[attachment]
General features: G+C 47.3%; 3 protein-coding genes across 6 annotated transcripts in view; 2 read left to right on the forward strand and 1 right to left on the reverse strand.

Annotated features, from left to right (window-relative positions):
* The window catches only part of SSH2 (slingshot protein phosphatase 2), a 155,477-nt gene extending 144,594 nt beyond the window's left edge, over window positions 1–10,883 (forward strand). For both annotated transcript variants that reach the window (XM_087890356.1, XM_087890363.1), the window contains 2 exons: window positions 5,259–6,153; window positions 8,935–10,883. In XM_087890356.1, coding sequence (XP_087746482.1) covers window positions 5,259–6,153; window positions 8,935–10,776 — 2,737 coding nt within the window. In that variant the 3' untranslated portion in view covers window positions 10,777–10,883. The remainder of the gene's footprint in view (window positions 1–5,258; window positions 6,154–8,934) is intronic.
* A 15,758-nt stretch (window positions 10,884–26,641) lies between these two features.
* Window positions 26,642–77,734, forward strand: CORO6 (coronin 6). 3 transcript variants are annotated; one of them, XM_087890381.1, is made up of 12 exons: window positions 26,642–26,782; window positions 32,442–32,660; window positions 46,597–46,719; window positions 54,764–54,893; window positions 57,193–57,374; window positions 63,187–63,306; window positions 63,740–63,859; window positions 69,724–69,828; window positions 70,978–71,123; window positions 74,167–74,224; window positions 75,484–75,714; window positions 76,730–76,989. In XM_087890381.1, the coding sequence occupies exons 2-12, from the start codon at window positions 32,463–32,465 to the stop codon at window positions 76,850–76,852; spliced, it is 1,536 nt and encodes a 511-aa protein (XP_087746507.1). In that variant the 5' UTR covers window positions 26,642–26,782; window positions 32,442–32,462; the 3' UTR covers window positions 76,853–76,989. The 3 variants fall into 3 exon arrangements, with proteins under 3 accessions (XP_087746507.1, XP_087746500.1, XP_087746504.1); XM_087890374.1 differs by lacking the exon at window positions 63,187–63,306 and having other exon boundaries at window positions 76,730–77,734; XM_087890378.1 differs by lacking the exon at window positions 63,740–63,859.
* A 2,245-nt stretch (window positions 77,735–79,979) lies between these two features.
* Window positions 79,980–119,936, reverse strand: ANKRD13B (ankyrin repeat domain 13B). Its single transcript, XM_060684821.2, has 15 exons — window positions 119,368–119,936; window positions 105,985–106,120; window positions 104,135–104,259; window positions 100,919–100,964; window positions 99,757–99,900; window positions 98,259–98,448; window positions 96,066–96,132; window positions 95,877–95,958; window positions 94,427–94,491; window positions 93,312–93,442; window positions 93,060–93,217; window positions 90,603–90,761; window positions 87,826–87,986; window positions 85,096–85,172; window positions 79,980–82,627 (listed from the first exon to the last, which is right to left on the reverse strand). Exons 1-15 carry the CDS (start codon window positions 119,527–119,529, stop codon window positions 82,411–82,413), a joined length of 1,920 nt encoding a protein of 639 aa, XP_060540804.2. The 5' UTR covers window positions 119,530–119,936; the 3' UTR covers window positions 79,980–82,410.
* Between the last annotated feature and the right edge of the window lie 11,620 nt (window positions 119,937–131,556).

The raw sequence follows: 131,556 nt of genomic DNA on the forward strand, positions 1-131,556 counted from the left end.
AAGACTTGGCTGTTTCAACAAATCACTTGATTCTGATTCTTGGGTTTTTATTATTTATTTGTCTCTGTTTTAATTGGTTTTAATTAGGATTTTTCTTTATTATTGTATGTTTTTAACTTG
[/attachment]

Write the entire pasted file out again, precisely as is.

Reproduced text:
General features: G+C 47.3%; 3 protein-coding genes across 6 annotated transcripts in view; 2 read left to right on the forward strand and 1 right to left on the reverse strand.

Annotated features, from left to right (window-relative positions):
* The window catches only part of SSH2 (slingshot protein phosphatase 2), a 155,477-nt gene extending 144,594 nt beyond the window's left edge, over window positions 1–10,883 (forward strand). For both annotated transcript variants that reach the window (XM_087890356.1, XM_087890363.1), the window contains 2 exons: window positions 5,259–6,153; window positions 8,935–10,883. In XM_087890356.1, coding sequence (XP_087746482.1) covers window positions 5,259–6,153; window positions 8,935–10,776 — 2,737 coding nt within the window. In that variant the 3' untranslated portion in view covers window positions 10,777–10,883. The remainder of the gene's footprint in view (window positions 1–5,258; window positions 6,154–8,934) is intronic.
* A 15,758-nt stretch (window positions 10,884–26,641) lies between these two features.
* Window positions 26,642–77,734, forward strand: CORO6 (coronin 6). 3 transcript variants are annotated; one of them, XM_087890381.1, is made up of 12 exons: window positions 26,642–26,782; window positions 32,442–32,660; window positions 46,597–46,719; window positions 54,764–54,893; window positions 57,193–57,374; window positions 63,187–63,306; window positions 63,740–63,859; window positions 69,724–69,828; window positions 70,978–71,123; window positions 74,167–74,224; window positions 75,484–75,714; window positions 76,730–76,989. In XM_087890381.1, the coding sequence occupies exons 2-12, from the start codon at window positions 32,463–32,465 to the stop codon at window positions 76,850–76,852; spliced, it is 1,536 nt and encodes a 511-aa protein (XP_087746507.1). In that variant the 5' UTR covers window positions 26,642–26,782; window positions 32,442–32,462; the 3' UTR covers window positions 76,853–76,989. The 3 variants fall into 3 exon arrangements, with proteins under 3 accessions (XP_087746507.1, XP_087746500.1, XP_087746504.1); XM_087890374.1 differs by lacking the exon at window positions 63,187–63,306 and having other exon boundaries at window positions 76,730–77,734; XM_087890378.1 differs by lacking the exon at window positions 63,740–63,859.
* A 2,245-nt stretch (window positions 77,735–79,979) lies between these two features.
* Window positions 79,980–119,936, reverse strand: ANKRD13B (ankyrin repeat domain 13B). Its single transcript, XM_060684821.2, has 15 exons — window positions 119,368–119,936; window positions 105,985–106,120; window positions 104,135–104,259; window positions 100,919–100,964; window positions 99,757–99,900; window positions 98,259–98,448; window positions 96,066–96,132; window positions 95,877–95,958; window positions 94,427–94,491; window positions 93,312–93,442; window positions 93,060–93,217; window positions 90,603–90,761; window positions 87,826–87,986; window positions 85,096–85,172; window positions 79,980–82,627 (listed from the first exon to the last, which is right to left on the reverse strand). Exons 1-15 carry the CDS (start codon window positions 119,527–119,529, stop codon window positions 82,411–82,413), a joined length of 1,920 nt encoding a protein of 639 aa, XP_060540804.2. The 5' UTR covers window positions 119,530–119,936; the 3' UTR covers window positions 79,980–82,410.
* Between the last annotated feature and the right edge of the window lie 11,620 nt (window positions 119,937–131,556).

The raw sequence follows: 131,556 nt of genomic DNA on the forward strand, positions 1-131,556 counted from the left end.
AAGACTTGGCTGTTTCAACAAATCACTTGATTCTGATTCTTGGGTTTTTATTATTTATTTGTCTCTGTTTTAATTGGTTTTAATTAGGATTTTTCTTTATTATTGTATGTTTTTAACTTG